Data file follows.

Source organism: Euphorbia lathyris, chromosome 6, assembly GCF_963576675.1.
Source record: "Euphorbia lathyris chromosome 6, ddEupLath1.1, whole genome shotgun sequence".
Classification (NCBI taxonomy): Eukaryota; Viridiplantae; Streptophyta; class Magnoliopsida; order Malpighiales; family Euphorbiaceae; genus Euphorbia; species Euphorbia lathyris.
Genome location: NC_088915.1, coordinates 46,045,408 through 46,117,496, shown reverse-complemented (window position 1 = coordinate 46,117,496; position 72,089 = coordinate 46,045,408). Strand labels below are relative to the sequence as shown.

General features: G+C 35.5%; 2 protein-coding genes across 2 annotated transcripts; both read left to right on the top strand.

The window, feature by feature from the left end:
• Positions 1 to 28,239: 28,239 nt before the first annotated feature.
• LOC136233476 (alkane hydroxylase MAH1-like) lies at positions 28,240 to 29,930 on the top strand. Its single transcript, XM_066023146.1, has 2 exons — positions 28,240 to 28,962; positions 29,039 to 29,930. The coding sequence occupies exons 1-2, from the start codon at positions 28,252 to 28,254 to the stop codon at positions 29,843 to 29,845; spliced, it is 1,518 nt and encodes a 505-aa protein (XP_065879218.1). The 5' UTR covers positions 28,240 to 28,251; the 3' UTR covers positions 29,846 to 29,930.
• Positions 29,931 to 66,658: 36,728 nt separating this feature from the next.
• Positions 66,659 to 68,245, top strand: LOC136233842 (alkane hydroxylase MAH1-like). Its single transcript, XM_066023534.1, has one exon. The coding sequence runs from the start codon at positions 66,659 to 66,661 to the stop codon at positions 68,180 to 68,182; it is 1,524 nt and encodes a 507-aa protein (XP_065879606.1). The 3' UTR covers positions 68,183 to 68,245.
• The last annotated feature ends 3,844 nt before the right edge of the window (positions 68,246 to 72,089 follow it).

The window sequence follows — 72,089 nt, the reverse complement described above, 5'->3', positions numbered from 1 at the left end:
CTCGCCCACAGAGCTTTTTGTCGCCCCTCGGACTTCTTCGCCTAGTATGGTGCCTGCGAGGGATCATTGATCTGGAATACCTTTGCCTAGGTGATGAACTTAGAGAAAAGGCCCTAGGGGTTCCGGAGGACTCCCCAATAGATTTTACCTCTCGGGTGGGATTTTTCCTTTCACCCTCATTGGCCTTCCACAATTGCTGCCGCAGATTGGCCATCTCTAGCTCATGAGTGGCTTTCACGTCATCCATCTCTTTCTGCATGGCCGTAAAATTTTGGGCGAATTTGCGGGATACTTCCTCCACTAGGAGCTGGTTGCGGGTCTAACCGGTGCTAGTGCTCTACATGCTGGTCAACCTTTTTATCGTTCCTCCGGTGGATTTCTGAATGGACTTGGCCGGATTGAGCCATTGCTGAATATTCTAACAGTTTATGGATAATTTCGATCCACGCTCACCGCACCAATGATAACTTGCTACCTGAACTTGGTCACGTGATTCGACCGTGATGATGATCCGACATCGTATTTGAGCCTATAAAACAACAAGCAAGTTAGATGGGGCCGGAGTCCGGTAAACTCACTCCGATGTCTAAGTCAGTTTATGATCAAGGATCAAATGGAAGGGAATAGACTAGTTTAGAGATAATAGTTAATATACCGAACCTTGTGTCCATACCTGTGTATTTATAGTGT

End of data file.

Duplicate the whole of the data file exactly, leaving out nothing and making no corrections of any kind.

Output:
Source organism: Euphorbia lathyris, chromosome 6, assembly GCF_963576675.1.
Source record: "Euphorbia lathyris chromosome 6, ddEupLath1.1, whole genome shotgun sequence".
Classification (NCBI taxonomy): Eukaryota; Viridiplantae; Streptophyta; class Magnoliopsida; order Malpighiales; family Euphorbiaceae; genus Euphorbia; species Euphorbia lathyris.
Genome location: NC_088915.1, coordinates 46,045,408 through 46,117,496, shown reverse-complemented (window position 1 = coordinate 46,117,496; position 72,089 = coordinate 46,045,408). Strand labels below are relative to the sequence as shown.

General features: G+C 35.5%; 2 protein-coding genes across 2 annotated transcripts; both read left to right on the top strand.

The window, feature by feature from the left end:
• Positions 1 to 28,239: 28,239 nt before the first annotated feature.
• LOC136233476 (alkane hydroxylase MAH1-like) lies at positions 28,240 to 29,930 on the top strand. Its single transcript, XM_066023146.1, has 2 exons — positions 28,240 to 28,962; positions 29,039 to 29,930. The coding sequence occupies exons 1-2, from the start codon at positions 28,252 to 28,254 to the stop codon at positions 29,843 to 29,845; spliced, it is 1,518 nt and encodes a 505-aa protein (XP_065879218.1). The 5' UTR covers positions 28,240 to 28,251; the 3' UTR covers positions 29,846 to 29,930.
• Positions 29,931 to 66,658: 36,728 nt separating this feature from the next.
• Positions 66,659 to 68,245, top strand: LOC136233842 (alkane hydroxylase MAH1-like). Its single transcript, XM_066023534.1, has one exon. The coding sequence runs from the start codon at positions 66,659 to 66,661 to the stop codon at positions 68,180 to 68,182; it is 1,524 nt and encodes a 507-aa protein (XP_065879606.1). The 3' UTR covers positions 68,183 to 68,245.
• The last annotated feature ends 3,844 nt before the right edge of the window (positions 68,246 to 72,089 follow it).

The window sequence follows — 72,089 nt, the reverse complement described above, 5'->3', positions numbered from 1 at the left end:
CTCGCCCACAGAGCTTTTTGTCGCCCCTCGGACTTCTTCGCCTAGTATGGTGCCTGCGAGGGATCATTGATCTGGAATACCTTTGCCTAGGTGATGAACTTAGAGAAAAGGCCCTAGGGGTTCCGGAGGACTCCCCAATAGATTTTACCTCTCGGGTGGGATTTTTCCTTTCACCCTCATTGGCCTTCCACAATTGCTGCCGCAGATTGGCCATCTCTAGCTCATGAGTGGCTTTCACGTCATCCATCTCTTTCTGCATGGCCGTAAAATTTTGGGCGAATTTGCGGGATACTTCCTCCACTAGGAGCTGGTTGCGGGTCTAACCGGTGCTAGTGCTCTACATGCTGGTCAACCTTTTTATCGTTCCTCCGGTGGATTTCTGAATGGACTTGGCCGGATTGAGCCATTGCTGAATATTCTAACAGTTTATGGATAATTTCGATCCACGCTCACCGCACCAATGATAACTTGCTACCTGAACTTGGTCACGTGATTCGACCGTGATGATGATCCGACATCGTATTTGAGCCTATAAAACAACAAGCAAGTTAGATGGGGCCGGAGTCCGGTAAACTCACTCCGATGTCTAAGTCAGTTTATGATCAAGGATCAAATGGAAGGGAATAGACTAGTTTAGAGATAATAGTTAATATACCGAACCTTGTGTCCATACCTGTGTATTTATAGTGT